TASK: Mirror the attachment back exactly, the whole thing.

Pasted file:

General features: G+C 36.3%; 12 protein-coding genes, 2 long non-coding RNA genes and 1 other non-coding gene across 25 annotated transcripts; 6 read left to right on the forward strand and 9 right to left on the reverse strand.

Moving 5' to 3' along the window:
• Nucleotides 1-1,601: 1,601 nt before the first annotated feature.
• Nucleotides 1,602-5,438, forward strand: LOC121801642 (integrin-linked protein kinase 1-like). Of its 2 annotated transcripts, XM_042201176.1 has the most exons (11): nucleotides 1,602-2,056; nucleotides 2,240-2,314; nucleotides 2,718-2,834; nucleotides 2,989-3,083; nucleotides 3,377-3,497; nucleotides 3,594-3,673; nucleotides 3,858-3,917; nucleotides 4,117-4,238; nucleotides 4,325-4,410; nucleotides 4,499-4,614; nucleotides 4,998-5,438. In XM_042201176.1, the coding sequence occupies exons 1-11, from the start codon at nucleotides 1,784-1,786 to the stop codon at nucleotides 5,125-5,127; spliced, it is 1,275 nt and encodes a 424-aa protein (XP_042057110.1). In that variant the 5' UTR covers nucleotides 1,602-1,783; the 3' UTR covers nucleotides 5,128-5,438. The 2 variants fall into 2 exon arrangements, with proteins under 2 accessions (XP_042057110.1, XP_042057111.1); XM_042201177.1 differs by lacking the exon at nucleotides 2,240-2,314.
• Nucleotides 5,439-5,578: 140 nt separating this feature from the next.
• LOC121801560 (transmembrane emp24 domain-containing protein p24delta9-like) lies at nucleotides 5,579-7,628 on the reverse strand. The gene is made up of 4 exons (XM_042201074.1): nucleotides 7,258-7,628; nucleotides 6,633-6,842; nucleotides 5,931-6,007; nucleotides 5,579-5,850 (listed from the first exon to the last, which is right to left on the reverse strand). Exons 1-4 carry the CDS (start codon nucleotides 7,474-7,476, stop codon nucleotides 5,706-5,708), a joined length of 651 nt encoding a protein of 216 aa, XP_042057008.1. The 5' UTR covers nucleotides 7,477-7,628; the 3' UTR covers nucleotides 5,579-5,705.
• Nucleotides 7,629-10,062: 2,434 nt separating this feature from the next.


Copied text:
General features: G+C 36.3%; 12 protein-coding genes, 2 long non-coding RNA genes and 1 other non-coding gene across 25 annotated transcripts; 6 read left to right on the forward strand and 9 right to left on the reverse strand.

Moving 5' to 3' along the window:
• Nucleotides 1-1,601: 1,601 nt before the first annotated feature.
• Nucleotides 1,602-5,438, forward strand: LOC121801642 (integrin-linked protein kinase 1-like). Of its 2 annotated transcripts, XM_042201176.1 has the most exons (11): nucleotides 1,602-2,056; nucleotides 2,240-2,314; nucleotides 2,718-2,834; nucleotides 2,989-3,083; nucleotides 3,377-3,497; nucleotides 3,594-3,673; nucleotides 3,858-3,917; nucleotides 4,117-4,238; nucleotides 4,325-4,410; nucleotides 4,499-4,614; nucleotides 4,998-5,438. In XM_042201176.1, the coding sequence occupies exons 1-11, from the start codon at nucleotides 1,784-1,786 to the stop codon at nucleotides 5,125-5,127; spliced, it is 1,275 nt and encodes a 424-aa protein (XP_042057110.1). In that variant the 5' UTR covers nucleotides 1,602-1,783; the 3' UTR covers nucleotides 5,128-5,438. The 2 variants fall into 2 exon arrangements, with proteins under 2 accessions (XP_042057110.1, XP_042057111.1); XM_042201177.1 differs by lacking the exon at nucleotides 2,240-2,314.
• Nucleotides 5,439-5,578: 140 nt separating this feature from the next.
• LOC121801560 (transmembrane emp24 domain-containing protein p24delta9-like) lies at nucleotides 5,579-7,628 on the reverse strand. The gene is made up of 4 exons (XM_042201074.1): nucleotides 7,258-7,628; nucleotides 6,633-6,842; nucleotides 5,931-6,007; nucleotides 5,579-5,850 (listed from the first exon to the last, which is right to left on the reverse strand). Exons 1-4 carry the CDS (start codon nucleotides 7,474-7,476, stop codon nucleotides 5,706-5,708), a joined length of 651 nt encoding a protein of 216 aa, XP_042057008.1. The 5' UTR covers nucleotides 7,477-7,628; the 3' UTR covers nucleotides 5,579-5,705.
• Nucleotides 7,629-10,062: 2,434 nt separating this feature from the next.